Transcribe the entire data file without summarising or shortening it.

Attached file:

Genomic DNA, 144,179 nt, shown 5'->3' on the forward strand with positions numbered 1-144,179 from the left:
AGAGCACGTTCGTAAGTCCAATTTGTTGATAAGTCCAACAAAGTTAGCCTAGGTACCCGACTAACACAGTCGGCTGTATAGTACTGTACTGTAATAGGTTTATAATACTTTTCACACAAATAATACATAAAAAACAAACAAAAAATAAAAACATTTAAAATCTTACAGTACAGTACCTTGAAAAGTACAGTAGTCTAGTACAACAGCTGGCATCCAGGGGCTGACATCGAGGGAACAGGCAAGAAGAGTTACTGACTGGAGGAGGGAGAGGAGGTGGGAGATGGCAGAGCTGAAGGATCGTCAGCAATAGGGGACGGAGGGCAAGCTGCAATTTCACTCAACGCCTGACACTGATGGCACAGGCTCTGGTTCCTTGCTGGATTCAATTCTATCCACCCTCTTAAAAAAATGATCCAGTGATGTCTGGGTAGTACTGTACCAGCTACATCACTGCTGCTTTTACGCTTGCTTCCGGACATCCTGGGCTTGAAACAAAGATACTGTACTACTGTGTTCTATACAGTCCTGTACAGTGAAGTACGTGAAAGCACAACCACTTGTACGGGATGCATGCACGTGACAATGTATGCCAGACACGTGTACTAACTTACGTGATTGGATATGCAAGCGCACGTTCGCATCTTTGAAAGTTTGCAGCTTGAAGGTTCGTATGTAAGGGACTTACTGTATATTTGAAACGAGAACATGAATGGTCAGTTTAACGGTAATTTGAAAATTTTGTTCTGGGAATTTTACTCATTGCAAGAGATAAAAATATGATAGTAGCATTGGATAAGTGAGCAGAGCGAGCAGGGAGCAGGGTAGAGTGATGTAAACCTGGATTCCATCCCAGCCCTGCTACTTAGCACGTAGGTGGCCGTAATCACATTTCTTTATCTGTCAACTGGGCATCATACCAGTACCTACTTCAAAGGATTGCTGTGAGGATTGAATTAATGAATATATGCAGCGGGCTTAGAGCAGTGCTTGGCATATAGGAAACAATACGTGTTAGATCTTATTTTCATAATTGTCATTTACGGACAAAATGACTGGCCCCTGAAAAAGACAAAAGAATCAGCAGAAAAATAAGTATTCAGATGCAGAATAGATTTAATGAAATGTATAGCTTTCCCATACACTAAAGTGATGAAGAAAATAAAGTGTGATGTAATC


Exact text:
Genomic DNA, 144,179 nt, shown 5'->3' on the forward strand with positions numbered 1-144,179 from the left:
AGAGCACGTTCGTAAGTCCAATTTGTTGATAAGTCCAACAAAGTTAGCCTAGGTACCCGACTAACACAGTCGGCTGTATAGTACTGTACTGTAATAGGTTTATAATACTTTTCACACAAATAATACATAAAAAACAAACAAAAAATAAAAACATTTAAAATCTTACAGTACAGTACCTTGAAAAGTACAGTAGTCTAGTACAACAGCTGGCATCCAGGGGCTGACATCGAGGGAACAGGCAAGAAGAGTTACTGACTGGAGGAGGGAGAGGAGGTGGGAGATGGCAGAGCTGAAGGATCGTCAGCAATAGGGGACGGAGGGCAAGCTGCAATTTCACTCAACGCCTGACACTGATGGCACAGGCTCTGGTTCCTTGCTGGATTCAATTCTATCCACCCTCTTAAAAAAATGATCCAGTGATGTCTGGGTAGTACTGTACCAGCTACATCACTGCTGCTTTTACGCTTGCTTCCGGACATCCTGGGCTTGAAACAAAGATACTGTACTACTGTGTTCTATACAGTCCTGTACAGTGAAGTACGTGAAAGCACAACCACTTGTACGGGATGCATGCACGTGACAATGTATGCCAGACACGTGTACTAACTTACGTGATTGGATATGCAAGCGCACGTTCGCATCTTTGAAAGTTTGCAGCTTGAAGGTTCGTATGTAAGGGACTTACTGTATATTTGAAACGAGAACATGAATGGTCAGTTTAACGGTAATTTGAAAATTTTGTTCTGGGAATTTTACTCATTGCAAGAGATAAAAATATGATAGTAGCATTGGATAAGTGAGCAGAGCGAGCAGGGAGCAGGGTAGAGTGATGTAAACCTGGATTCCATCCCAGCCCTGCTACTTAGCACGTAGGTGGCCGTAATCACATTTCTTTATCTGTCAACTGGGCATCATACCAGTACCTACTTCAAAGGATTGCTGTGAGGATTGAATTAATGAATATATGCAGCGGGCTTAGAGCAGTGCTTGGCATATAGGAAACAATACGTGTTAGATCTTATTTTCATAATTGTCATTTACGGACAAAATGACTGGCCCCTGAAAAAGACAAAAGAATCAGCAGAAAAATAAGTATTCAGATGCAGAATAGATTTAATGAAATGTATAGCTTTCCCATACACTAAAGTGATGAAGAAAATAAAGTGTGATGTAATC